The study of culture at a distance, according to Mead and Rhoda Métraux's 1953 manual of the same title, was an interdisciplinary approach developed by Benedict and expanded upon by Mead and their colleagues, which combined historical and anthropological methods to study cultures rendered temporally, spatially, and/or administratively inaccessible. For example, the Studies in Soviet Culture and RCC China research adopted this approach "due to barriers to travel and research." Meanwhile, the RCC studies of Jewish small towns, or shtetls, in Poland and Ukraine investigated societies the researchers explained had been "physically destroyed and the survivors scattered." Benedict also used the approach in her wartime studies of Japanese culture, commissioned by the Office of War Information and published in 1946 as The Chrysanthemum and the Sword.

RCC and successor project studies focused on cultural characteristics of nations they identified and described as follows: China, Czechoslovakia, The East European Jews before World War II, France, Great Russia before 1917, Poland, Syria, Germany, and the contemporary Soviet Union. "Brief preliminary explorations" of Italian and Spanish culture were also included in the projects. Studies analyzed cultural products including film, literature, and advertisements, but primarily focused on interviews with informants. These were people who had lived in the nations under study: immigrants, the children of immigrants, refugees, students studying abroad in the United States, and sometimes people from the United States who had lived abroad for extended periods. Informants were also sometimes administered projective tests, such as Rorschach tests.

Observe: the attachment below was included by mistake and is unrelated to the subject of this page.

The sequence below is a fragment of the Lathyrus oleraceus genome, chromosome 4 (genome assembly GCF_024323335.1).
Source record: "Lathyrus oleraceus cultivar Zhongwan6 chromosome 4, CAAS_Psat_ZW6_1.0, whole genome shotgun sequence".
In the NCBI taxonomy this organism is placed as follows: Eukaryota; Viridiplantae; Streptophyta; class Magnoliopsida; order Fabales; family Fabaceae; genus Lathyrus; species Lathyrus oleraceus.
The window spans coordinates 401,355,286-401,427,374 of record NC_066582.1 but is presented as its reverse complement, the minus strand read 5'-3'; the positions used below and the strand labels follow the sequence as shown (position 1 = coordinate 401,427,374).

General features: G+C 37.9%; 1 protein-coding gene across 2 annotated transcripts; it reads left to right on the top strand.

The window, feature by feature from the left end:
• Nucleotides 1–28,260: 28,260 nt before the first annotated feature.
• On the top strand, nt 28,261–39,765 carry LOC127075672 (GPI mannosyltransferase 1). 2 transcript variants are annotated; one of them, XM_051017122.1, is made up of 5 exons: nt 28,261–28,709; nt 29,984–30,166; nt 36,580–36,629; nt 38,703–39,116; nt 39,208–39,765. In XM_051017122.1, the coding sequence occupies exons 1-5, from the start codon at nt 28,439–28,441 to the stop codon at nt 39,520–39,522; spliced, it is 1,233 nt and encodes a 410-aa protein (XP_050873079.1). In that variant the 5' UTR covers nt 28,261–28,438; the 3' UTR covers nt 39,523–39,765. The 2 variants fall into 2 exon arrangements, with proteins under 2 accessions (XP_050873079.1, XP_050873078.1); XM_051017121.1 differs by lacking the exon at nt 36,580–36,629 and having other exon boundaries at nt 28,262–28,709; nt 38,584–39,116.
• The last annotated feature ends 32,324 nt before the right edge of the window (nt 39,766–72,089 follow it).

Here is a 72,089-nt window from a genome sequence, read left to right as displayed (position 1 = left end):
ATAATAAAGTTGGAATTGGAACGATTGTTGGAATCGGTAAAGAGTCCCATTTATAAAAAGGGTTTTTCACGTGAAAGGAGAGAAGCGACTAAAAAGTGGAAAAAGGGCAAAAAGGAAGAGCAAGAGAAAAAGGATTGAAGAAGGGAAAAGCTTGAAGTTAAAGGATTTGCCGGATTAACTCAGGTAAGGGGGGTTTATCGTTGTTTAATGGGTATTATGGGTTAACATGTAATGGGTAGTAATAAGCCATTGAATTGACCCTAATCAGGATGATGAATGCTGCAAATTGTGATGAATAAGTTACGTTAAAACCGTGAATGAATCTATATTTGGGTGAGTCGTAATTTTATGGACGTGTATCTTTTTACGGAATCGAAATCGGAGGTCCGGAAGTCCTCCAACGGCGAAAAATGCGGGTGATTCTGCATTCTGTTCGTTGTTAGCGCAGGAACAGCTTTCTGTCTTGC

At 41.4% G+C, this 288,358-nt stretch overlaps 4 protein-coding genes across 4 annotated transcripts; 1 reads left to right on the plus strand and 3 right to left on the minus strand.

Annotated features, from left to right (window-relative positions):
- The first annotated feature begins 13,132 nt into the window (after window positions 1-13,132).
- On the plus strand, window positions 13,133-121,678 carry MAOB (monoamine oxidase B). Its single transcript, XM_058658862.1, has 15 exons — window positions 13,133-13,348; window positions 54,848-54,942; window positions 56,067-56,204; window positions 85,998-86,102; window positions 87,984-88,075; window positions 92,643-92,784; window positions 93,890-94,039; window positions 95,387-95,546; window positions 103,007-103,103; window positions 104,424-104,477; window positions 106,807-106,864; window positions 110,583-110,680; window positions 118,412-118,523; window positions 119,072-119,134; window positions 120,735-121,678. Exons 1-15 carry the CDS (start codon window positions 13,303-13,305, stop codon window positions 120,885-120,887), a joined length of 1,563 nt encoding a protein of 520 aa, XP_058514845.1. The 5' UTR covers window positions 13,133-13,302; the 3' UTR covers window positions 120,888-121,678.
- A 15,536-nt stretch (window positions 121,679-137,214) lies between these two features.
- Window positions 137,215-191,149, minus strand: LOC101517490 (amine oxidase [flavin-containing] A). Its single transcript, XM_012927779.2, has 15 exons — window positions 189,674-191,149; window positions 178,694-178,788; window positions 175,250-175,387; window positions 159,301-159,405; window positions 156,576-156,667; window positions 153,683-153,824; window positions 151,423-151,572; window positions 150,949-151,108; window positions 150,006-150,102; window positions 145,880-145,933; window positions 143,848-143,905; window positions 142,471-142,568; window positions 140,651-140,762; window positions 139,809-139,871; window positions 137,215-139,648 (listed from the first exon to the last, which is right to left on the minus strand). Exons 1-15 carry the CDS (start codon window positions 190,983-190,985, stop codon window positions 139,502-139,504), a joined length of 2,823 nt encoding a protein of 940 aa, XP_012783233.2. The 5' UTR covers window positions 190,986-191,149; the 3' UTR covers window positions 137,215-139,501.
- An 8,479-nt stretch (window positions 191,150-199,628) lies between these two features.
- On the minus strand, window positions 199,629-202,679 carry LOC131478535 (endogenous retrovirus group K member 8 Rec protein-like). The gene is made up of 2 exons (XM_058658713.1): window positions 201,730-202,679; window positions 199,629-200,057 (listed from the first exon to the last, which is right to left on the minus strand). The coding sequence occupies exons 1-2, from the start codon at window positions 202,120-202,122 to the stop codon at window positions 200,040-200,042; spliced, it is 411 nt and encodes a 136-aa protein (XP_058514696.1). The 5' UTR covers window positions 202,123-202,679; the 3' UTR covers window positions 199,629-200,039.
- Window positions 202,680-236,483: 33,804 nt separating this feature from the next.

More than 120 researchers from fourteen academic disciplines contributed to the RCC and its successors. The projects had a circular design in order to avoid the development of hierarchical structure or "vested interests," in which researchers were organized into groups by the cultures they studied, by approach or method, and into temporary groups for accomplishing specific tasks such as drafting reports on particular topics. Each senior researcher occupied at least two roles of different statuses in different groups; for example, convener in one group, and member in another. All project members met for General Seminars every two weeks. Each study's findings were summarized in final project reports.

The applicability of Soviet and Chinese cultural studies to U.S. geopolitical interests in the context of the early Cold War explains the expansiveness and abundance of resources afforded to this work. The Studies in Soviet Culture and Studies in Contemporary Cultures A projects, both directed by Margaret Mead, investigated the Soviet national character. RCC China included a detailed analysis of Chinese political character, while the Study Program of Human Health and the Ecology of Man investigated cultural factors related to the health of subjects of Chinese heritage in New York City. The Studies in Contemporary Cultures B project, directed by Rhoda Métraux, addressed German national character, a subject of similar interest to American military and political policy makers after the descent of the Iron Curtain. The Studies in Soviet Culture project was funded by the Rand Corporation, while the Studies in Contemporary Cultures project was funded partially by the Office of Naval Research and partially by the Massachusetts Institute of Technology Center for International Studies.